Forrester wrote that “I am pro-life. I oppose taxpayer funds going to the largest abortion provider in the nation. Chris Sununu is a pro-choice politician, but he ought to respect the taxpayers enough to be a better steward of public resources. Instead, he took the easy political path. He made clear today that his previous vote against funding Planned Parenthood was little more than political posturing. Conservatives cannot trust Chris Sununu. He just doesn’t get it.”
But fellow Republican councilors Kenney and Wheeler, speaking with NH1 News,disagreed that Sununu took "the easy political path." Both suspected that Sununu’s decision could hurt him politically in the September 13 GOP gubernatorial primary.
"Chris is going to vote his conscience. He did what he thought was right. You know obviously I strongly disagree with that conclusion," Wheeler said. "In a Republican primary it certainly hurts him. He has voted against the Republican base."
And Kenney told NH1 News that Sununu's vote will be damaging "in a Republican primary. Our Republican platform is a pro-life platform. So he’s now going to have to answer to a Republican constituency out there why he voted the way he did today."
Van Ostern, who held a brief news conference on the steps of the State House prior the council meeting to urge passage of the PPNNE contract, said in a statement to supporters that “thanks to your public pressure, Chris Sununu flipped once again, just like last summer -- which means now the vote passed 3-2. Funding is restored.”
Later, Van Ostern told NH1 News that "I don’t think that basic family planning services for women hinge on the whim of how a man happens to be feeling any given day in Concord. But I’m glad that this funding is restored."
Pappas, speaking with NH1 News, also praised the vote and said that he had no heads up from Sununu about how the councilor would vote on the contract.
"It’s consistent with how he’s voted in the past. Twice before he voted to approve a contract for Planned Parenthood. I’m hopeful that we can put the fights of the past behind us and get to a point where family planning has bipartisan support at the state house," Pappas said.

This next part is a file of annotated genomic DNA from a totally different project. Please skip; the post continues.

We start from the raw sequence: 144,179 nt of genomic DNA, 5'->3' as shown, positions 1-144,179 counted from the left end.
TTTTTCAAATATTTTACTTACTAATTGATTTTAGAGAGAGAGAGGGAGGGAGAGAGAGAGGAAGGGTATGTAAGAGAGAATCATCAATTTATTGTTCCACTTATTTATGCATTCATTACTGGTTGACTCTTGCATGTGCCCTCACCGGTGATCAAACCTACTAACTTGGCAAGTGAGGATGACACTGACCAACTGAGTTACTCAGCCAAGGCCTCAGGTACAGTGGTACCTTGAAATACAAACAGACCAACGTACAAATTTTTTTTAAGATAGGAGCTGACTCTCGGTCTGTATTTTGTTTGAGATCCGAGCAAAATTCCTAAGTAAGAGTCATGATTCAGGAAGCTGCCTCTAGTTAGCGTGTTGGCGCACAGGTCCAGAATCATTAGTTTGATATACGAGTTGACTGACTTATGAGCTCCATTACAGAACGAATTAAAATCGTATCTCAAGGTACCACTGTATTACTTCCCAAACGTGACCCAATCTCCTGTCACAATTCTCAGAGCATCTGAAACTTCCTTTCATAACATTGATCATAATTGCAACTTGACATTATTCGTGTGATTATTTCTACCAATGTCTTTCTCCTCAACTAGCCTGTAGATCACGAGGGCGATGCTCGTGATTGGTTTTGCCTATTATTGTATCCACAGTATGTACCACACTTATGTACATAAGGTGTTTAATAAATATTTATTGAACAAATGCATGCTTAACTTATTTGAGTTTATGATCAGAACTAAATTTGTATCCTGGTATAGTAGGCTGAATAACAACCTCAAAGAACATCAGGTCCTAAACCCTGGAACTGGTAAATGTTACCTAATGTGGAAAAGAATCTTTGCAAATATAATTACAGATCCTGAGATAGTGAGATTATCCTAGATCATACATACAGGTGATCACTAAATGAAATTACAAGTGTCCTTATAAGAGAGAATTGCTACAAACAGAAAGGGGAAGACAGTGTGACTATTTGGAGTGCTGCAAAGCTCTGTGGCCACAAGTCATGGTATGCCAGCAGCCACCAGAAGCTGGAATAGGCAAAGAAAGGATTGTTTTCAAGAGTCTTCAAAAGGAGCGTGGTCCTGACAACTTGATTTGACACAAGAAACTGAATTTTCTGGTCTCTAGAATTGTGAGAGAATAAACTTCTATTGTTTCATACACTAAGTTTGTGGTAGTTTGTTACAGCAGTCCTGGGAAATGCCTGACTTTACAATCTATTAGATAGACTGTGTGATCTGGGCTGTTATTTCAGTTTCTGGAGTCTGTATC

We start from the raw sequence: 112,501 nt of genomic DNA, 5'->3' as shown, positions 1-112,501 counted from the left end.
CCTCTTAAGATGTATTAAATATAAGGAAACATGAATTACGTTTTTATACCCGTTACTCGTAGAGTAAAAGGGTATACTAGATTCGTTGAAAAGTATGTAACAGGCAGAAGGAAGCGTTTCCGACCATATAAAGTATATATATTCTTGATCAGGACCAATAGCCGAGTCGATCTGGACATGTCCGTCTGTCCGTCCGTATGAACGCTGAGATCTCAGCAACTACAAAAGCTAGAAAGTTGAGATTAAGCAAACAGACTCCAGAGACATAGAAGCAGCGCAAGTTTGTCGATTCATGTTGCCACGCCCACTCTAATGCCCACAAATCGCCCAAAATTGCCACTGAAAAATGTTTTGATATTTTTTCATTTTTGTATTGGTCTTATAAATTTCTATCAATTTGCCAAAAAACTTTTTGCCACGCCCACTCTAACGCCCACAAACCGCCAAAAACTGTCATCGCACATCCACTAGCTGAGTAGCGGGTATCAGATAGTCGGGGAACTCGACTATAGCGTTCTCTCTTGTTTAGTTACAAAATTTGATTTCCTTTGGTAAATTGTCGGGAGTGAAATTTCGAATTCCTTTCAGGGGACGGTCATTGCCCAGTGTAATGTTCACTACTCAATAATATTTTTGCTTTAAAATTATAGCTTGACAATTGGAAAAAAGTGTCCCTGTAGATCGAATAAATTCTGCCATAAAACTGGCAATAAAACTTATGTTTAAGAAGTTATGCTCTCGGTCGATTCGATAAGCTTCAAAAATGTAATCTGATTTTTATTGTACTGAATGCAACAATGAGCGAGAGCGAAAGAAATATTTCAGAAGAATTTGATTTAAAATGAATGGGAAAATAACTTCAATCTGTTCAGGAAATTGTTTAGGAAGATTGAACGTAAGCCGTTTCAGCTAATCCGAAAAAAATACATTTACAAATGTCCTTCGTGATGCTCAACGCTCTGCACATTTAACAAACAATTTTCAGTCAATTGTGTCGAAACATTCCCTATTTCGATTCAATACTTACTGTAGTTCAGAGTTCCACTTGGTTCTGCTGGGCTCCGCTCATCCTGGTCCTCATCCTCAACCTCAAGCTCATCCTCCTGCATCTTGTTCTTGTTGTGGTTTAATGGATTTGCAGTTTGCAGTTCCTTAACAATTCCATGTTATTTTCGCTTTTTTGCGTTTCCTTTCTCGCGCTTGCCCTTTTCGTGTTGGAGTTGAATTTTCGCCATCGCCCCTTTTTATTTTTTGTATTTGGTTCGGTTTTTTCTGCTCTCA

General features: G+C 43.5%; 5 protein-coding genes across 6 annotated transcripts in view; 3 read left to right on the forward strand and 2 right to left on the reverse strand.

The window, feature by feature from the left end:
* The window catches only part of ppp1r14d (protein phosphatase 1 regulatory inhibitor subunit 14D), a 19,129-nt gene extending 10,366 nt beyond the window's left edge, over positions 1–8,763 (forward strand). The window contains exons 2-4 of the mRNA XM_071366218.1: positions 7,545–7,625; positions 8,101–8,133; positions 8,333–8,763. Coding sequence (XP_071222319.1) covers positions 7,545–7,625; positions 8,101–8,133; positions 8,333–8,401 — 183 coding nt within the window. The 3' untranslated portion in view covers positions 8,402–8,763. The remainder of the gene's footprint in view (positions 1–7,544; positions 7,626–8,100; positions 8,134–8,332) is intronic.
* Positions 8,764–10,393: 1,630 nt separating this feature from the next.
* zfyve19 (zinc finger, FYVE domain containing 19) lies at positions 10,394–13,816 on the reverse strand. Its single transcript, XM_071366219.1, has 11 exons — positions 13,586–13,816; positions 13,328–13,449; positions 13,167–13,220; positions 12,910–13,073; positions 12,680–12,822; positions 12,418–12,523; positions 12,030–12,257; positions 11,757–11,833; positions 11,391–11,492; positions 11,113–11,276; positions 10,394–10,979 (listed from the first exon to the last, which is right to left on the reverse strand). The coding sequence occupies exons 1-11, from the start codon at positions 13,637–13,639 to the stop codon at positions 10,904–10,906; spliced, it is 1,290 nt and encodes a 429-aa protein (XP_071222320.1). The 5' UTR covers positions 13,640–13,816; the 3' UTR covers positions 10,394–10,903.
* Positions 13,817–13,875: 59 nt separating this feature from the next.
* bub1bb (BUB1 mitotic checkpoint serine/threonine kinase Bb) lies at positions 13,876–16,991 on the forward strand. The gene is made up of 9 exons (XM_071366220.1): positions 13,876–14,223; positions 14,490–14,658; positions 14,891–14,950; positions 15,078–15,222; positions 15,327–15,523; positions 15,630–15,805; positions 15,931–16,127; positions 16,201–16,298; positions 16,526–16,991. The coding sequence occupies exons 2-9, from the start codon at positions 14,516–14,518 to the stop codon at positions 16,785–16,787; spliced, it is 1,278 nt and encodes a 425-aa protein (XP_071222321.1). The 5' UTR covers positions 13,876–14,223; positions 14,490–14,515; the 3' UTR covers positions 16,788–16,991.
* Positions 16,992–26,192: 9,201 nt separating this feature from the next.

Democratic Gov. Maggie Hassan, who chairs the bi-weekly council meetings, engaged in some back and forth conversations with councilors Kenney and Wheeler over the Planned Parenthood funding.
Hassan, who's running for the U.S. Senate against Republican incumbent Kelly Ayotte rather than bid for a third term in the Corner Office, said in a statement that “today’s vote is a critically important step forward for the health and economic well-being of thousands of Granite Staters."
“It's troubling that women's access to reproductive health care is still the subject of ideological and political attacks, and we must not let up in our fight to ensure that women and families have access to the important health services that are essential to the economic security and vitality of our families," she added.
Democratic gubernatorial candidate Mark Connolly, a former state representative who served nearly a decade as the state’s top financial watchdog, said in a statement that “I’m grateful to the members of the Executive Council who today voted to restore funding to New Hampshire's Planned Parenthood clinics.”
Former Portsmouth Mayor Steve Marchand, who’s also running for the Democratic nomination, praised the vote but criticized Sununu for “playing politics.”
"There seems to be a pattern with Chris Sununu: vote for Planned Parenthood funding in election years and vote against funding in non-election years," said Marchand. "Well, women and their families need access to cancer screenings, contraception and other critical health care services every year. The next Governor needs to understand this basic fact."